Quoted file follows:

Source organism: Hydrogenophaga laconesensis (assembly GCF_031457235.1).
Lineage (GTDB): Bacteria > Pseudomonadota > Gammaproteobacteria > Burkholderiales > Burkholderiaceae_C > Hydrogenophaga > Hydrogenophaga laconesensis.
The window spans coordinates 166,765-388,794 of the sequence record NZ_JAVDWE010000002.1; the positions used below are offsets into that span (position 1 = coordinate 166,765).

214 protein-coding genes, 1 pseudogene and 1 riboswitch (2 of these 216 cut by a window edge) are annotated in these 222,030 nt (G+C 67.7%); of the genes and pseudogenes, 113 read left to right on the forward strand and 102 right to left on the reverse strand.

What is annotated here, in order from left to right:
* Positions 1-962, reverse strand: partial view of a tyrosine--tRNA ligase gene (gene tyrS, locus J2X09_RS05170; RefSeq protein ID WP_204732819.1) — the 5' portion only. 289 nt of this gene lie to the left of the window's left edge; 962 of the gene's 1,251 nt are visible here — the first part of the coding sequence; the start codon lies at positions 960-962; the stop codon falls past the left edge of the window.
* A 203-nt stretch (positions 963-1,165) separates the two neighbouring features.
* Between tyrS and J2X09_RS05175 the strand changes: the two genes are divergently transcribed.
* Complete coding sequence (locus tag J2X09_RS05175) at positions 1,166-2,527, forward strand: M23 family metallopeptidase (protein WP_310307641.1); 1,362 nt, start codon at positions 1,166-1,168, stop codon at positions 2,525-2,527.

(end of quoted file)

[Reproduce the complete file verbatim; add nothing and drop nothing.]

Source organism: Hydrogenophaga laconesensis (assembly GCF_031457235.1).
Lineage (GTDB): Bacteria > Pseudomonadota > Gammaproteobacteria > Burkholderiales > Burkholderiaceae_C > Hydrogenophaga > Hydrogenophaga laconesensis.
The window spans coordinates 166,765-388,794 of the sequence record NZ_JAVDWE010000002.1; the positions used below are offsets into that span (position 1 = coordinate 166,765).

214 protein-coding genes, 1 pseudogene and 1 riboswitch (2 of these 216 cut by a window edge) are annotated in these 222,030 nt (G+C 67.7%); of the genes and pseudogenes, 113 read left to right on the forward strand and 102 right to left on the reverse strand.

What is annotated here, in order from left to right:
* Positions 1-962, reverse strand: partial view of a tyrosine--tRNA ligase gene (gene tyrS, locus J2X09_RS05170; RefSeq protein ID WP_204732819.1) — the 5' portion only. 289 nt of this gene lie to the left of the window's left edge; 962 of the gene's 1,251 nt are visible here — the first part of the coding sequence; the start codon lies at positions 960-962; the stop codon falls past the left edge of the window.
* A 203-nt stretch (positions 963-1,165) separates the two neighbouring features.
* Between tyrS and J2X09_RS05175 the strand changes: the two genes are divergently transcribed.
* Complete coding sequence (locus tag J2X09_RS05175) at positions 1,166-2,527, forward strand: M23 family metallopeptidase (protein WP_310307641.1); 1,362 nt, start codon at positions 1,166-1,168, stop codon at positions 2,525-2,527.